REVIEW: The Butterfly Garden by Dot Hutchison

Dot Hutchison’s The Butterfly Garden is a dark masterpiece, a disturbing psychological thriller and gruesome crime novel overlaid with a relentless sense of horror. All these elements come together fluidly in this exceptionally well-written book that is full of suspense and unnervingly dark plot twists.

Cover for The Butterfly Garden by Dot HutchisonThe plot of The Butterfly Garden involves a group of girls who are kidnapped and held captive by a deranged wannabe lepidopterist known only as the Gardener. The Gardener tattoos giant butterfly wings onto the backs of the unwilling girls and rechristens them with new names as they are imprisoned in his secret butterfly garden.

This is only the beginning of the horrors that the girls will encounter at the hands of the Gardener and his even more sadistic firstborn son in The Butterfly Garden. There is a glimmer of hope in the Gardener’s younger son, but will he have the courage to stand up to his elder brother and tyrannical father?

The story alternates between the first-person narration of Maya, one of the kidnapped girls and the main character of the novel, and Maya’s third-person interview with the FBI agents who are investigating the case. Dot Hutchison effectively uses these alternating first- and third-person narrative styles to maintain a heightened level of suspense throughout the novel, keeping the reader guessing until the very end.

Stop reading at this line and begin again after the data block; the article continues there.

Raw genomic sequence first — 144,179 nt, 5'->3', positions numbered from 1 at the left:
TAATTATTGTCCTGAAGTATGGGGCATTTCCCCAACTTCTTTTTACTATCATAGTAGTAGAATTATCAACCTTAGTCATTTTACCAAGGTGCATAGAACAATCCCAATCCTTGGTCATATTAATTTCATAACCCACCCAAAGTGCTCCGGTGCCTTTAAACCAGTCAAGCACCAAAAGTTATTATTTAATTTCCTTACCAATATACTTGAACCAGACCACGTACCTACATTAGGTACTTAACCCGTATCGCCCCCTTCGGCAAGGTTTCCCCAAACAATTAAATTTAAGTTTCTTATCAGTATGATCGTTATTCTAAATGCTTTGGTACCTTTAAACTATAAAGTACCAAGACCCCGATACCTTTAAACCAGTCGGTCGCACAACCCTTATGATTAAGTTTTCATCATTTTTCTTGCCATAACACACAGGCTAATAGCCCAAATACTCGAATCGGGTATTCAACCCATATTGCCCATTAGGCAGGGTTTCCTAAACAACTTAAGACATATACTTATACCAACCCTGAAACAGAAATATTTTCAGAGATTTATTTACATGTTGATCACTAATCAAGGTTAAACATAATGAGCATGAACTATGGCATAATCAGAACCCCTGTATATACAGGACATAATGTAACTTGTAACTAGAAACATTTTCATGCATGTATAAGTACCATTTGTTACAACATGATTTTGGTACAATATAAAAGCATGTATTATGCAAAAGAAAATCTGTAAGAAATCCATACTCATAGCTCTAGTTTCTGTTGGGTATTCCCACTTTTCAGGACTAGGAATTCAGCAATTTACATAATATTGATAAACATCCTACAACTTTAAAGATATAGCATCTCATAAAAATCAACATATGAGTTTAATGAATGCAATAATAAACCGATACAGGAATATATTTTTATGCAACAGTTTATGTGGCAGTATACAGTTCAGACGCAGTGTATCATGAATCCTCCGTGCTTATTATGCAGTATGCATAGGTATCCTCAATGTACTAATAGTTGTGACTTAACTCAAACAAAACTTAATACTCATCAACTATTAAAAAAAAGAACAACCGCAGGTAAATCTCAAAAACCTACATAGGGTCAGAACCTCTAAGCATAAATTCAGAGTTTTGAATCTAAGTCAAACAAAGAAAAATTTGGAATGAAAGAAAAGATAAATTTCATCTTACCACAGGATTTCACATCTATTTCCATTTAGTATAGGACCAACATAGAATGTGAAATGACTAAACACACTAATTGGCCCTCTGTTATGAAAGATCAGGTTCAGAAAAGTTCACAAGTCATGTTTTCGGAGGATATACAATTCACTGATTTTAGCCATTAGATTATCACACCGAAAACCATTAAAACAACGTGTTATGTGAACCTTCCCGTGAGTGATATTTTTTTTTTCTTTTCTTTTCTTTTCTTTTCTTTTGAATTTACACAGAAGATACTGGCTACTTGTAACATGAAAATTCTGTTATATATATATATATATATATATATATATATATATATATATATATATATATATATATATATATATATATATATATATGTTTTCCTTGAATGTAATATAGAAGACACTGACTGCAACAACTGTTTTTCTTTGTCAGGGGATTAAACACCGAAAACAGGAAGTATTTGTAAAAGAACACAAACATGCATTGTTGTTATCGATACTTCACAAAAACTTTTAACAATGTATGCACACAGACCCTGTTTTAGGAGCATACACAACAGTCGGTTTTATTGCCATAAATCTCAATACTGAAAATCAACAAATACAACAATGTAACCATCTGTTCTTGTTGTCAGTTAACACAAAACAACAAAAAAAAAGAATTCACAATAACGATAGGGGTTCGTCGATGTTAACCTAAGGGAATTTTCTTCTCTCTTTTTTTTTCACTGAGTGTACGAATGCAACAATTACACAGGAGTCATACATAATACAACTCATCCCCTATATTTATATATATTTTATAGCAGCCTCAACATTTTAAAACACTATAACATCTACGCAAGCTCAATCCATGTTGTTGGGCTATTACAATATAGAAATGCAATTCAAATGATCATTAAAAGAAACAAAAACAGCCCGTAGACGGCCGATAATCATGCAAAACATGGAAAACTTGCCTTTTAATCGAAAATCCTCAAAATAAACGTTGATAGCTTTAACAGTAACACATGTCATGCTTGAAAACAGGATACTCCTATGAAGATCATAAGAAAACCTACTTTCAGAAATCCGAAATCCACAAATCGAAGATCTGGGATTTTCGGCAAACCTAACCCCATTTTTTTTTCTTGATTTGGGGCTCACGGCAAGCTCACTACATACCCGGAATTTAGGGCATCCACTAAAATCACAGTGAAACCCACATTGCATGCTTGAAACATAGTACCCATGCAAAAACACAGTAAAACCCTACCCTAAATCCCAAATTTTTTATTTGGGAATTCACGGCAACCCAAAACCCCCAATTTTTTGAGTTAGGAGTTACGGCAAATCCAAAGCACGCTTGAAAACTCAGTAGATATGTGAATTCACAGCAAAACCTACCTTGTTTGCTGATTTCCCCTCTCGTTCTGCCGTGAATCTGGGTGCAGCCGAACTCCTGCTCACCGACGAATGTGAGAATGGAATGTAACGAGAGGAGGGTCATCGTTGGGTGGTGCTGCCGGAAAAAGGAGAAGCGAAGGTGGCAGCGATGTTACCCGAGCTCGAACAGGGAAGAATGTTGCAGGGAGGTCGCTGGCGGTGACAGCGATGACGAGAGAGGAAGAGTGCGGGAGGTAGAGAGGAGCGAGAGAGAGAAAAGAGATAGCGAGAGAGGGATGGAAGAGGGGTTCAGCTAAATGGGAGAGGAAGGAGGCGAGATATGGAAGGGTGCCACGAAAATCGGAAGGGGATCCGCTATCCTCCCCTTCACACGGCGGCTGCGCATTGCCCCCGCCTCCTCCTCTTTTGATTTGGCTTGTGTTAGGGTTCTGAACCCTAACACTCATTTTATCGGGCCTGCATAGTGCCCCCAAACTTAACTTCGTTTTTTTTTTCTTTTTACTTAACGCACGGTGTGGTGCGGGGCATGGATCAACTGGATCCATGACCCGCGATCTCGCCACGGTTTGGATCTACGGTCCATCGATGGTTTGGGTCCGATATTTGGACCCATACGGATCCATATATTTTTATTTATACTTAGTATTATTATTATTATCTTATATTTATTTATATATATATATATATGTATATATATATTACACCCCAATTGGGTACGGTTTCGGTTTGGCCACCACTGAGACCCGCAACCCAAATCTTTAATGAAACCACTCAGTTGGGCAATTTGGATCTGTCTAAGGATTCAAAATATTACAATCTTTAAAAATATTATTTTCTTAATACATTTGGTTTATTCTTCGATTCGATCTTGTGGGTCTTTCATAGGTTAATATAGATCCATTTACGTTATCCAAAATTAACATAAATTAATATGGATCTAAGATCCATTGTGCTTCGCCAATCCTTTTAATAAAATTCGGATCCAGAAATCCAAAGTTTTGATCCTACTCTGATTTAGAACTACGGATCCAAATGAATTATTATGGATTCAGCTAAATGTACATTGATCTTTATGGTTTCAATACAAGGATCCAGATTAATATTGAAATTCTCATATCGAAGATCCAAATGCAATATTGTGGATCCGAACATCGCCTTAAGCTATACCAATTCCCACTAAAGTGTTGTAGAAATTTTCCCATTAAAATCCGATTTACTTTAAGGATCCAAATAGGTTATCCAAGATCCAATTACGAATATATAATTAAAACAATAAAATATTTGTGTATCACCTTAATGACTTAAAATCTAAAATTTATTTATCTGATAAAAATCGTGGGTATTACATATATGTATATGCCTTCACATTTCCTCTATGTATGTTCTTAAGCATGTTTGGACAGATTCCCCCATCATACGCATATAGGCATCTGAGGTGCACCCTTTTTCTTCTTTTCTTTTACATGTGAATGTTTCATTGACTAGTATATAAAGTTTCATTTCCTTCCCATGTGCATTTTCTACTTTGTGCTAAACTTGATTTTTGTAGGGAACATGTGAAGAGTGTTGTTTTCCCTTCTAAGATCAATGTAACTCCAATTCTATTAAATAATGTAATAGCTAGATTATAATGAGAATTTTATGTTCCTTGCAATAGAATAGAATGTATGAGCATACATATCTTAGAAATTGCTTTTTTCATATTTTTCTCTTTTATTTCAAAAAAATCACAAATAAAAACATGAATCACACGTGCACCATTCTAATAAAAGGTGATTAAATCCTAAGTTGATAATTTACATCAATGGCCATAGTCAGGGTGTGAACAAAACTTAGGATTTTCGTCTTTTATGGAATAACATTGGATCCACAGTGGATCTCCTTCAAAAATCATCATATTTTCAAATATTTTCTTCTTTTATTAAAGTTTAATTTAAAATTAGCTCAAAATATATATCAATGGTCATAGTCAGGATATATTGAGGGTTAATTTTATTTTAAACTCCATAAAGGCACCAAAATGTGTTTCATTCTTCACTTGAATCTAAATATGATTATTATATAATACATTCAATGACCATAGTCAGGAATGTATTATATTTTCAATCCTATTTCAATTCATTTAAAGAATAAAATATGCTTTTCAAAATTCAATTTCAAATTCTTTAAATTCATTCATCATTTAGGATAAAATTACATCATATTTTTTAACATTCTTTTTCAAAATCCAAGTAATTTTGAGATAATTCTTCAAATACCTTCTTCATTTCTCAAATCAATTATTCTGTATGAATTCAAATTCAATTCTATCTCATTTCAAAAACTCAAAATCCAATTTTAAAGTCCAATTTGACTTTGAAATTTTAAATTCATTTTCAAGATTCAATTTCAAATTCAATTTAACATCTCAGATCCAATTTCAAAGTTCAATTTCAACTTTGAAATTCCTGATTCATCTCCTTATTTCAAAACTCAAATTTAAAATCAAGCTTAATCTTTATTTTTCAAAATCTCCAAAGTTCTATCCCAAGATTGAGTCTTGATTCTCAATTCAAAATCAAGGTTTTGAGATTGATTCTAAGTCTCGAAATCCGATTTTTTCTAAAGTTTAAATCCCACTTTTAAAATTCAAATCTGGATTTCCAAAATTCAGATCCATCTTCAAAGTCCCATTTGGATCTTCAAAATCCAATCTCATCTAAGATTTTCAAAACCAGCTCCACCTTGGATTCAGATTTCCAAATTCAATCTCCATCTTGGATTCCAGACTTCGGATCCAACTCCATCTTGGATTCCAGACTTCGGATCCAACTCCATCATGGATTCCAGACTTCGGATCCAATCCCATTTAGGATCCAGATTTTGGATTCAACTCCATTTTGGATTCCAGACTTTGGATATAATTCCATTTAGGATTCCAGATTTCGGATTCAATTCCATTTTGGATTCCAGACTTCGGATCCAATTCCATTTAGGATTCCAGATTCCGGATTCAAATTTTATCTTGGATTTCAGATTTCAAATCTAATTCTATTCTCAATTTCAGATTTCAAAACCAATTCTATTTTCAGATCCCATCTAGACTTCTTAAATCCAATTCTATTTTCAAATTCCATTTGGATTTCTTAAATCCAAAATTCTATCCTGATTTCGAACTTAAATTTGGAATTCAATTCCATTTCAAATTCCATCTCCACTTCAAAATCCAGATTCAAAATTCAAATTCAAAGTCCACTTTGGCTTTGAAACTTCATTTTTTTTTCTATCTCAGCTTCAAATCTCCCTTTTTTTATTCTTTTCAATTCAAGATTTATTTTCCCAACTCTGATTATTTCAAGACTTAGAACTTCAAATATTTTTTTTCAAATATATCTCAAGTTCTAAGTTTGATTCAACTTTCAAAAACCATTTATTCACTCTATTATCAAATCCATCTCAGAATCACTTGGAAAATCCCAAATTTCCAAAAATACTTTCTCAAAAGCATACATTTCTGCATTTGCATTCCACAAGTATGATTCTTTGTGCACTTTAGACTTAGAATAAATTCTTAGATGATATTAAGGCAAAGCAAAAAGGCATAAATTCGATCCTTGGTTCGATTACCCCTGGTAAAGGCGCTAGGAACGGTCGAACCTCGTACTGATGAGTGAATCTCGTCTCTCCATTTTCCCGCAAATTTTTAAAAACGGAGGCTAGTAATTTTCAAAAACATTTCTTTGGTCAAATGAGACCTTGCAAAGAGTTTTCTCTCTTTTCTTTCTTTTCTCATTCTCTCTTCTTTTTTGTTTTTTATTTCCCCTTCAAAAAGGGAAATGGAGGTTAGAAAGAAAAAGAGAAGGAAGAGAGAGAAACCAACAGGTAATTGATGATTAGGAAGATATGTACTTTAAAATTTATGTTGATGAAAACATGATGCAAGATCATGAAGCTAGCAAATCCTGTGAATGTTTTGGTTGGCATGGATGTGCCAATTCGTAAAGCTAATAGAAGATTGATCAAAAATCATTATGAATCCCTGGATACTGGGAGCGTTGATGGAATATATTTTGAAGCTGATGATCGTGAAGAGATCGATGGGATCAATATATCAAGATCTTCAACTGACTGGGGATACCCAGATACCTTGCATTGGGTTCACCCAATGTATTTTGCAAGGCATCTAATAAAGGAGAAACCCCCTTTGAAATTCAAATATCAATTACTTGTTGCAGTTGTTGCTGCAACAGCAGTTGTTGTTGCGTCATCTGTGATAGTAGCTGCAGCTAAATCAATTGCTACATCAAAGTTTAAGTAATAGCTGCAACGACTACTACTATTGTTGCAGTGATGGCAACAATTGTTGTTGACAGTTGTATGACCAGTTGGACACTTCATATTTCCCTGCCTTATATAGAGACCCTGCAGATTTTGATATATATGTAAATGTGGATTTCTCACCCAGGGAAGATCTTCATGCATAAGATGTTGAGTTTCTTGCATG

Maya is an outstanding narrator, full of dark wit and keen insights. There is also a specter of potential Stockholm syndrome hanging over her narration as the true horrors of the butterfly garden are gradually revealed.

Maya’s account of the events in the butterfly garden are interspersed with stories of her troubled family background. It is especially interesting to see how Maya’s experiences as a child shaped her approach for surviving abduction and caring for the other imprisoned girls.

The Butterfly Garden is the first volume of Dot Hutchison’s series, The Collector. Rather than continuing with Maya, the subsequent books in the series follow the same set of FBI agents as they investigate new cases. While Maya is a very well-developed character, I didn’t feel any particular attachment to the FBI agents in The Butterfly Garden, since they are basically vehicles allowing Maya to tell her story. Given this choice, I’m curious to see how Dot Hutchison takes this series forward.

Overall, The Butterfly Garden is top-notch horror that explores the depths of human cruelty, especially at the hands of an exceptionally disturbed and sadistic man who bestializes young women. After reading this novel, I will never look at butterfly gardens the same way.


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